To continue – another of the deep poets, WH Auden, remarks on “the old masters” who “were never wrong” in their continual treatment of the human condition. He could have been talking about Robert Burns who was one of those old masters. By far the greatest, best known, most widely performed and most celebrated New Year poem is Auld Lang Syne published by Burns in 1778. Virtually everyone everywhere in the world sings this song on New Year’s Eve to the point where it has become a ritual at midnight to celebrate the New Year. Most who sing it recite the wrong words and certainly do not understanding the depths of its real meaning. It is a drinking song and a love song based on a traditional oral poem collected by Burns in rural Scotland and refined without changing its original Scots language.
But its finest quality, its pièce de résistance, is its rootedness in an expression of human bonding in spite of the separation of time and distance. It celebrates a drink in a pub (typical New Year’s Eve activity) but is much more about “a cup of kindness” than one of ale. It is about preserving human links and remembering the things that brought people together in spite of the passage of one year into another. It is not about “old acquaintance being forgot” but about the timelessness of the bonding and about never forgetting them “for auld lang syne”.
That poem, like most of the worthwhile ones, dwells more on the passing of the year than on the dawn of a new one. In this regard, yet another work by one of “the old masters” is a part of Alfred Lord Tennyson’s long poem In Memoriam, (1849) which is known to highlight the New Year season but focuses the passing of a year and is really a poem about death. In these verses Tennyson mourns the loss of his close friend AH Hallam and goes off into ruminating on the dying of the old year as he remembers his friend. Yet this is counted among the celebrated New Year poems, written in the Victorian era but sustaining interest into the present time.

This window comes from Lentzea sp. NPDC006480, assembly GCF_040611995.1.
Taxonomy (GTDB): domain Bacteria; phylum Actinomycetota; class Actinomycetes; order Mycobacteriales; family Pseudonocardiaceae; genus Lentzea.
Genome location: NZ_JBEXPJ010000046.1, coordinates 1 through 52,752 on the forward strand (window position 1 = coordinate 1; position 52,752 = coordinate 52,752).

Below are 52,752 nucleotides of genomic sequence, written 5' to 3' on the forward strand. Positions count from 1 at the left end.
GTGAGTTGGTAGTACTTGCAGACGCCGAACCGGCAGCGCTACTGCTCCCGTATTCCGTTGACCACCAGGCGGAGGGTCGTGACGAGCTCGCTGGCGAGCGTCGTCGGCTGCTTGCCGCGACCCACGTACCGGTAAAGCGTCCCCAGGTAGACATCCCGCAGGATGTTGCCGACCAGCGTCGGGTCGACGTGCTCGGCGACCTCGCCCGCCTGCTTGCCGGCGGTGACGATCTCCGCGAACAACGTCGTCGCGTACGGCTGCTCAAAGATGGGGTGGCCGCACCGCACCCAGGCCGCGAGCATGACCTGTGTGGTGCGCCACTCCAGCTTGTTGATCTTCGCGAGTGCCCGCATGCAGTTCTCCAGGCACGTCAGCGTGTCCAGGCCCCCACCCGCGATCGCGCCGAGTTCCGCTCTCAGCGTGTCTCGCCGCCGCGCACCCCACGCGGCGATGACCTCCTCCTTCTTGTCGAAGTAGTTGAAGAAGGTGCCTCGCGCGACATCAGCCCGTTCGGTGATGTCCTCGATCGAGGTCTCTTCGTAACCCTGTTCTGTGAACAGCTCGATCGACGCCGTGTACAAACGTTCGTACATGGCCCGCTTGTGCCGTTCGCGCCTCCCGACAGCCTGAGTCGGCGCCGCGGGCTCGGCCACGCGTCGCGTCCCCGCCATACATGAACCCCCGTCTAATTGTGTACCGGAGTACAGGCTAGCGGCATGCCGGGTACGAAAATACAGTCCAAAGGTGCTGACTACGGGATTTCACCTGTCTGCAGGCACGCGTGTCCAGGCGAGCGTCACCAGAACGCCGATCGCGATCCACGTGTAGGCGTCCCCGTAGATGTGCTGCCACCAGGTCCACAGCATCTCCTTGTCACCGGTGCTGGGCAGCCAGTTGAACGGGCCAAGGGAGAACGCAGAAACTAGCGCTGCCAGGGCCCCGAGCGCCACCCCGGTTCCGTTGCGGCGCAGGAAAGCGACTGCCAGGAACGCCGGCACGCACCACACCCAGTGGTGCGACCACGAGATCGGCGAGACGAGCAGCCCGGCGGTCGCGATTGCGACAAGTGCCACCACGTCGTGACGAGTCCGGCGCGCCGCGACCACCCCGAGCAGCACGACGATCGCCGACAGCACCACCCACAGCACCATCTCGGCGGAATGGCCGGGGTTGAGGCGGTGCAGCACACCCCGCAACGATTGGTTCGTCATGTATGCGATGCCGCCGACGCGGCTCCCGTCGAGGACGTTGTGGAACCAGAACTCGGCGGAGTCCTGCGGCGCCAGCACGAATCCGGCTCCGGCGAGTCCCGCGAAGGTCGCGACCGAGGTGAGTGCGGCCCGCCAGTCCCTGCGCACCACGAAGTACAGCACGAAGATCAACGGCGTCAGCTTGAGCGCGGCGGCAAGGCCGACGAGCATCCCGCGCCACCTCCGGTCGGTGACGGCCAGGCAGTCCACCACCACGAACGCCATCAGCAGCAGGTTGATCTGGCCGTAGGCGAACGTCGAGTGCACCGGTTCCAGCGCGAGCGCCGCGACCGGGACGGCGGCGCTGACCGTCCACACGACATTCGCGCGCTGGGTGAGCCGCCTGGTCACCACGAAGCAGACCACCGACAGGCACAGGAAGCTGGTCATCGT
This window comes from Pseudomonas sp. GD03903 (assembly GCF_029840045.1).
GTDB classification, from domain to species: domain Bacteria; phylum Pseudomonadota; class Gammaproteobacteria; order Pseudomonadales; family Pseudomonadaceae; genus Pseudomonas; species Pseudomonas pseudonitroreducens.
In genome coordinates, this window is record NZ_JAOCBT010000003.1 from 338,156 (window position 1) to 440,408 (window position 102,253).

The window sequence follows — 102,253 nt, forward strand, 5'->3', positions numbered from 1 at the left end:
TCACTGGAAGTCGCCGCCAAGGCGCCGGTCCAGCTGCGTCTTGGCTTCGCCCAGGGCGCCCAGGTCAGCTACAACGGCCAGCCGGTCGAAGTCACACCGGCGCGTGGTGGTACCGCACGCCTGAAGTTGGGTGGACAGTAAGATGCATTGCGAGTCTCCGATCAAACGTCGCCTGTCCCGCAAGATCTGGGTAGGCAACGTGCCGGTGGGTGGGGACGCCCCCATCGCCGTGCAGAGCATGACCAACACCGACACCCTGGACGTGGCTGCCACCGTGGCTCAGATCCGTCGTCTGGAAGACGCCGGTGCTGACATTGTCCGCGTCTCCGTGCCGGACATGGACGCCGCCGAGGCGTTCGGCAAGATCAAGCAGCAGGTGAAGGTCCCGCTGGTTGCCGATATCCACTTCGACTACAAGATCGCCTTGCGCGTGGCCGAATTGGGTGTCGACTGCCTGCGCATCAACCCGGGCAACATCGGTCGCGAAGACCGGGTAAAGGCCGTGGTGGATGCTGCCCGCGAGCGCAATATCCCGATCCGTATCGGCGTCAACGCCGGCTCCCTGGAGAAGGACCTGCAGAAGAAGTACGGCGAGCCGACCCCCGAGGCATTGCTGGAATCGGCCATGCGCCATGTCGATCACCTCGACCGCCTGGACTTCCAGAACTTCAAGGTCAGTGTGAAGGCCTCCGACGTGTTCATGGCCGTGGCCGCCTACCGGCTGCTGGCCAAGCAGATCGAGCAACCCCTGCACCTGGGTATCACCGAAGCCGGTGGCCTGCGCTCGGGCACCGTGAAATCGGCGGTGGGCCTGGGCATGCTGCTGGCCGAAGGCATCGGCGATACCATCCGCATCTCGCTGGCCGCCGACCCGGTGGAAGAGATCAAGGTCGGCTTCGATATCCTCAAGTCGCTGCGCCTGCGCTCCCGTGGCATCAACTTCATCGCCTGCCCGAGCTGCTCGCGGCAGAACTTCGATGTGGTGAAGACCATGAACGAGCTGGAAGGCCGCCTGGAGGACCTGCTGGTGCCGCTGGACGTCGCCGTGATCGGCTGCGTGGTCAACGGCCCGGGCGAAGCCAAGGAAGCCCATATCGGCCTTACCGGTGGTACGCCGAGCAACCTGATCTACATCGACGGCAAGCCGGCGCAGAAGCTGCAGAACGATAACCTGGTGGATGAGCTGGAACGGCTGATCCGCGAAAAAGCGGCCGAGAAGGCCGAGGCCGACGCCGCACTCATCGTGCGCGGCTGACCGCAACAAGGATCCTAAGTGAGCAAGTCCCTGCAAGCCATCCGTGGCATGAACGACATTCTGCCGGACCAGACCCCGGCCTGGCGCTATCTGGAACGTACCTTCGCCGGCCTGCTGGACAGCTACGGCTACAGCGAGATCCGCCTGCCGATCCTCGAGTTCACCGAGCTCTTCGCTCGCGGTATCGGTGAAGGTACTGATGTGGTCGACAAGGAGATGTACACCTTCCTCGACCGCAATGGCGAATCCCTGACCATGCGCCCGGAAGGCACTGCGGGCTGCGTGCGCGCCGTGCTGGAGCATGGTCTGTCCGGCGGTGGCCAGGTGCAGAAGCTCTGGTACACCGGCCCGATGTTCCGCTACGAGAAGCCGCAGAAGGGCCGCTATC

Ring out the old, ring in the new
Ring happy bells across the snow
The year is going, let him go,
Ring out the false ring in the true
Then there are the works of Thomas Hardy who moved over from the Victorian into modern English fiction and poetry. Fittingly, one of his great poems was written on December 31, 1900 to mark the turn of the century, so it is both a New Year’s poem and a New Century poem “celebrating” the coming of the 20th cantury. Celebrating? Hardly likely. Hardy’s The Darkling Thrush describes the snow-covered stark, wintry landscape of England as looking like “the century’s corpse outleant,” the death of the 19th century on the morning of the 20th century surrounded by gloom, skeletal images and discouragement. It was common among early twentieth century poets to take a dim view of the state of mankind and the frailty, directionlessness and doom of humanity. Interestingly, it was this unflattering vision that actually propelled the emergence of a new wave of modern and modernist poetry, led by TS Eliot, Ezra Pound, WB Yeats and others who followed.